One difficulty is that harassment education may not work as well as other methods. A study that focused on higher education found that even in-depth training lacks genuine impact. This needs a pinch of salt, as it's difficult to equate findings from one area to metaverse platforms. Yet even so, some level of information given to users would not go amiss. Better some than none.
Believe it or not, sexual assaults are already happening in the #metaverse.
Yes, technically an avatar was molested in Decentraland’s Genesis Plaza. Struggle to understand? That’s because we still cannot grasp that sexual harassment has never had to be a physical thing.
— Mario Nawfal (@MarioNawfal)
Dec 24, 2021
Conclusion: How to address harassment in the metaverse
Based on speaking to victims, it is clear that a dismissive attitude permeates across metaverse platforms. It has an impact on virtual spaces and beyond, affecting how people converse and attend events. One study found that attendees to VR concerts fear harassment when they attend - a layover from both real-life and virtual experiences. A safe space is for the benefit of everyone.
The lack of understanding is natural while the metaverse is at such an early stage, and platforms are already taking steps to empower users. But I believe that some level of education by platforms and businesses may help to cut attitudes before they embed into the new digital future, well before the weeds take root.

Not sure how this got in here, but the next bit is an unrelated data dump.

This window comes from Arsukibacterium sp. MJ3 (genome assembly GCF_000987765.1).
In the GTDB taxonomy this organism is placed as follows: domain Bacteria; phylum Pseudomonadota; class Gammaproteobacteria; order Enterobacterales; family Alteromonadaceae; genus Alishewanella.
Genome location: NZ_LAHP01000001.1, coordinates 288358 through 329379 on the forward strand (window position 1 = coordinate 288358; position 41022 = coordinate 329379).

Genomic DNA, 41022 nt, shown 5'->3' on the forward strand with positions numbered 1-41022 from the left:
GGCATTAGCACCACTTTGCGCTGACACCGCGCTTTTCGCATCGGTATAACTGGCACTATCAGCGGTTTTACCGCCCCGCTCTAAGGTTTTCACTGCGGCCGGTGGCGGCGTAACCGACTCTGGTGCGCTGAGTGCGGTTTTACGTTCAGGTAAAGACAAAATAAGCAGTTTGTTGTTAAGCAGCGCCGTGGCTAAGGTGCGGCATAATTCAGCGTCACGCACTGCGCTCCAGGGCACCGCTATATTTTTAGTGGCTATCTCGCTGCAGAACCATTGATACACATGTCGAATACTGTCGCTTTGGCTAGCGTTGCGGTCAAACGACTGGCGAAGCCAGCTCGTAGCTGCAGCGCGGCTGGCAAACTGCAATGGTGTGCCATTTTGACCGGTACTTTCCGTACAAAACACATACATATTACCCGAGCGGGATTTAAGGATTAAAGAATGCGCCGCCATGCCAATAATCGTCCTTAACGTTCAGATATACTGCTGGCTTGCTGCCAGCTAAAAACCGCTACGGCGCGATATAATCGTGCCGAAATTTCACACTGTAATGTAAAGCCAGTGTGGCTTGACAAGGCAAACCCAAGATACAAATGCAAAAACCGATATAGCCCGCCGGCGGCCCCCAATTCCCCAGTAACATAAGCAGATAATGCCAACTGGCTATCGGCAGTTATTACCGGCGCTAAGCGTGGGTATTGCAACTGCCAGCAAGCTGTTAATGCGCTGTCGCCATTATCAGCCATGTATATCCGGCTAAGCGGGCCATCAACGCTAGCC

I also believe that we need more research as well, beyond surveys on attitudes and smaller ones colloquially done by enthusiasts. Robust work needs to be done to understand the area, and then use the information not design ways to better protect users. It is unclear how expansive harassment is; but with troubling insights like the below, it leaves a real impact:
It's a hard task. Harassment goes beyond online spaces and permeates around the world, impinging people's personal spaces and harming many people. The problem steps beyond simple technological fixes or blogs. It's a structural problem, and bold steps in the real world may seep into virtual ones as well.
One step in the right direction is recruitment. 'I believe a major reason for that is the lack of representation of the population at risk themselves; women are currently underrepresented in the growing metaverse industry,' said Ratié. 'It’s an issue that could be tackled within the company’s recruitment policy itself. If that population was represented in the making of those projects and products, the chance of tackling the issue at the source would be increased. Representation is key to an inclusive product.'
Tacking harassment in a comparatively small area may lack a wider impact. But a real one is happening, and severing the issue soon via structural reforms may succeed. But the first step comes from a solid understanding via good research. While we have a lot of qualitative studies, we need more data to take affirmative action.
We need to address the problems now before they shape our future. Credit: Midjourney.